We had another problem with the first few launches: the sewing thread that we were using snapped where it was tied onto the rocket. The first fix we tried was switching to buttonhole twist, the strongest thread we had brought with us. This was not sufficient. Two other fixes were tried. One was to reduce the launch pressure from 3bar (300,000 Pa) to 2bar and even 1bar, and the other was to use some Scotch tape as a strain relief. The combination of 2bar and the Scotch tape worked, but I’d like to try again without the tape, as I’m not sure it helped.  We’ll also try getting some stronger thread (perhaps some surf line from a fishing store), so that we can try higher pressures.

The string was tied around the neck of the bottle then taped to the side of the bottle. On launch, the string either pulled the tape off the bottle or cut through the tape. The hope was that this strain relief would allow the tension on the string to increase more gradually as the pulley spun up.

After clearing up the confusion about which data we were to cut and paste from the Arduino serial monitor and getting the string to stop snapping, we were finally able to record a few good launches.  For the next set of launches, we’ll use a Python interface on the laptop that my son wrote to capture the data directly from the Arduino and put it into files.

With the bottle pressurized to only 1 bar (gauge pressure, obviously, since that is about one atmosphere of pressure), the thread did not completely unwind from the pulley. Really only the initial acceleration pulse is tracking the rocket—after that the spinning of the pulley is unwinding the thread faster than the rocket is pulling it.  For one of the launches, the Lego supports for the shaft had been tweaked a bit without our noticing, and the drag was much higher.  Peak acceleration seems to be around 190 m/s^2, or about 19g.

With 2 bar of pressure, we got the full length of thread (about 6m) unspooled from the pulley, without breaking. The acceleration gets as high as 1270 m/s^2 (about 130g).
The spindown of the pulley on the three runs indicates different amounts of drag on the pulley. Note that the noise in the velocity measurement drops considerably once the thread detaches from the pulley.

I’m very confused by the data in the 2-bar launches. Why does the blue curve have so much lower initial acceleration than the rest? Was that the Scotch tape strain relief working? Why does the red curve have a curving velocity plot (decreasing deceleration) during spindown?

[UPDATE: 2012 June 11.  The predicted burnout height and velocity from the 2-bar simulation are 0.32m and 17.2 m/s.  The 1-bar simulation suggests 0.14m and 10.0m/s. The low-pressure launches peaked at about 7–8m/s and the high-pressure ones around 18 m/s. the burnout height looks to be about 0.3m in most of the launch measurements, but this may be more a function of how long it takes the pulley to get up to speed than how fast the rocket is really going. Given the low precision of our pressure gauge on the pump and the noise in the velocity measurements, this is pretty good agreement.]

I’m actually rather amazed that we managed to record accelerations of 130g without snapping the thread. Because the thread can’t really convey any information to the pulley once the rocket starts decelerating, I think we can get away with a shorter thread, at least until we try bottles that filled with so much water that they reach burnout just at the apex of their flight, which may be as high as 10m, based on our simulation.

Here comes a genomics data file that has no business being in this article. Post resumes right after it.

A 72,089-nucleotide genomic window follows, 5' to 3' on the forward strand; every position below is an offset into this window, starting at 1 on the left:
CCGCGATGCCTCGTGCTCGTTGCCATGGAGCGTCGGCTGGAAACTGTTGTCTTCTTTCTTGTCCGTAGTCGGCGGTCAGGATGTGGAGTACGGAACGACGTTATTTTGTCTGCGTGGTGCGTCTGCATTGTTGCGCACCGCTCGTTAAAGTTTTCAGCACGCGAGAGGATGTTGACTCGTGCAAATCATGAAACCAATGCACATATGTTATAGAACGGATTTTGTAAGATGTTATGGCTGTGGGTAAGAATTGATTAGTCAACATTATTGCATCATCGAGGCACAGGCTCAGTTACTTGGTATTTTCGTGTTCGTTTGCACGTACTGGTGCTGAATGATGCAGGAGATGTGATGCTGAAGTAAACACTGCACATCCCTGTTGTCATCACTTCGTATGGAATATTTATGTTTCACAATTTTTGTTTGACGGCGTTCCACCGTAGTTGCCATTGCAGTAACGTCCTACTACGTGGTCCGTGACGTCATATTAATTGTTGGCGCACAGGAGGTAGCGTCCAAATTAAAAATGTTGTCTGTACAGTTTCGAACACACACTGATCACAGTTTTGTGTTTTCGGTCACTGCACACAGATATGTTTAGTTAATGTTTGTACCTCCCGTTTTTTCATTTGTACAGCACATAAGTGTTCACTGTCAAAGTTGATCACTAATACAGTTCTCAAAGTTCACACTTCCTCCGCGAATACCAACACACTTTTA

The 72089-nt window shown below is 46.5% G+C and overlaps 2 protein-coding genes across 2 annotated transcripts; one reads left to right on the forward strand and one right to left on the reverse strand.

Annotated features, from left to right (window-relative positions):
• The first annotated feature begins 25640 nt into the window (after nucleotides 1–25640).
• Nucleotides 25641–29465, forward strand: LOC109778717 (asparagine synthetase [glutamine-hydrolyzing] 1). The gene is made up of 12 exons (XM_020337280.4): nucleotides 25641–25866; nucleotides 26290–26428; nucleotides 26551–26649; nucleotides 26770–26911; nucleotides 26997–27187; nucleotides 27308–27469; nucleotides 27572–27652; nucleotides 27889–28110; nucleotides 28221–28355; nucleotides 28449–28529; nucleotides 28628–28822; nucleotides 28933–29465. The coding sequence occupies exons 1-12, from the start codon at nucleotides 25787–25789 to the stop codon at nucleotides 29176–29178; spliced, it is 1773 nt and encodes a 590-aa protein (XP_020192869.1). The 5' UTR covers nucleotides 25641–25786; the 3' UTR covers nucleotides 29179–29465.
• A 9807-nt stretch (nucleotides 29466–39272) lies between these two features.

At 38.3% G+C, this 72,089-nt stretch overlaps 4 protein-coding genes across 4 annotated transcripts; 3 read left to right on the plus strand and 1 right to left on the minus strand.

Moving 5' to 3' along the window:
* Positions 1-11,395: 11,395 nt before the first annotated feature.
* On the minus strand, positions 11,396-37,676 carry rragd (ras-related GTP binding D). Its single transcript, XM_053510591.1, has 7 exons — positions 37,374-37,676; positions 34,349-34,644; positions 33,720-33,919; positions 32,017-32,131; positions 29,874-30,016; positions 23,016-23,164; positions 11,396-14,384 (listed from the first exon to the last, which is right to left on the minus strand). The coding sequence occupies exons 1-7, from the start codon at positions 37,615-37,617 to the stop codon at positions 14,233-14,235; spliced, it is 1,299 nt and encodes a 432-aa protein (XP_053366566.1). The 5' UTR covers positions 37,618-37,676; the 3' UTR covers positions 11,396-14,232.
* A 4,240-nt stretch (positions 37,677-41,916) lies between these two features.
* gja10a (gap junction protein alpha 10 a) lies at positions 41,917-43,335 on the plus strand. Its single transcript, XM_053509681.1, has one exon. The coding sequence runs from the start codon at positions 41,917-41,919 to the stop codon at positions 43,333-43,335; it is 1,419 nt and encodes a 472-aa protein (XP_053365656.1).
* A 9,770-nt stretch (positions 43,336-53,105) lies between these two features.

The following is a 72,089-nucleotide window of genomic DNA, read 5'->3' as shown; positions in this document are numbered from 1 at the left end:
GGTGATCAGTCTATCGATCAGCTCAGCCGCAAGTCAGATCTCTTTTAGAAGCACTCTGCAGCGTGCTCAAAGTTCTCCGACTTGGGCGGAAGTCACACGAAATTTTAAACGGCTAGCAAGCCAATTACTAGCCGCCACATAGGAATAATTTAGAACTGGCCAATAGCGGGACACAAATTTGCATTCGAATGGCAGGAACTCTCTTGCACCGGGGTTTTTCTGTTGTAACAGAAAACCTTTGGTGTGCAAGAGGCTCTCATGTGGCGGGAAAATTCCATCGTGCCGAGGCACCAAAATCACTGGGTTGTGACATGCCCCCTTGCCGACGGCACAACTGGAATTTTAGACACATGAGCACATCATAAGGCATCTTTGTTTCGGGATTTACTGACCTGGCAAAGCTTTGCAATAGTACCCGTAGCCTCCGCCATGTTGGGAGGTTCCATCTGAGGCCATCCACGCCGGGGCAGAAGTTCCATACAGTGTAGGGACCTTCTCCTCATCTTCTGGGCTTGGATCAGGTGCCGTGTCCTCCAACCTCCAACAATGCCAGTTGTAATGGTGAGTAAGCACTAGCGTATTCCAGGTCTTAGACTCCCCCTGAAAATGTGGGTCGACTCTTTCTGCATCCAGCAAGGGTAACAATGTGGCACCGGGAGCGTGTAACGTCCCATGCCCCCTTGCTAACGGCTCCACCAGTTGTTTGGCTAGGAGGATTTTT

The burnout takes longer with water in the bottle, so the pulley can get us more data on the flight, but the powered phase is still only about 1/10th of a second, and we won’t be able to observe much more than acceleration to peak speed and peak speed.


  1. […] program for the Arduino with a queue implemented in a circular buffer for recording data from our homemade super pulley and sending it to a Python program for saving the data on the laptop, to replace the cruder program […]

    Pingback by AP CS growing, but still tiny « Gas station without pumps — 2012 June 12 @ 11:52 | Reply

  2. […] Homemade super pulley, I described the “super pulley” that my son built and that I wrote some Arduino code […]

    Pingback by Improved super pulley code « Gas station without pumps — 2012 June 12 @ 23:31 | Reply

  3. […] the program could be almost identical to the interrupt-driven data logger that my son wrote for the homemade super pulley, but interpreting the interrupt times […]

    Pingback by More on electronics course design « Gas station without pumps — 2012 June 16 @ 09:57 | Reply

  4. […] The first version of the code was one I wrote last spring that just recorded interrupt times in an Arduino array and dumped them out over the USB cable after it was done (see Homemade super pulley). […]

    Pingback by Data logging software for circuits course working « Gas station without pumps — 2012 December 31 @ 16:27 | Reply

  5. […] Homemade super pulley […]

    Pingback by Blogoversary 3 | Gas station without pumps — 2013 June 1 @ 20:01 | Reply

  6. […] I had another chance on Tuesday this week to play with soda-bottle water rockets, which I have not done since my son was taking home-school physics and we wrote the timing program for measuring the ascent of the rockets that later turned into PteroDAQ to go along with the homemade Lego “superpulley”. […]

    Pingback by Soda bottle rockets used again | Gas station without pumps — 2016 May 12 @ 20:48 | Reply

RSS feed for comments on this post. TrackBack URI

Leave a Reply

Fill in your details below or click an icon to log in: Logo

You are commenting using your account. Log Out /  Change )

Twitter picture

You are commenting using your Twitter account. Log Out /  Change )

Facebook photo

You are commenting using your Facebook account. Log Out /  Change )

Connecting to %s

This site uses Akismet to reduce spam. Learn how your comment data is processed.

%d bloggers like this: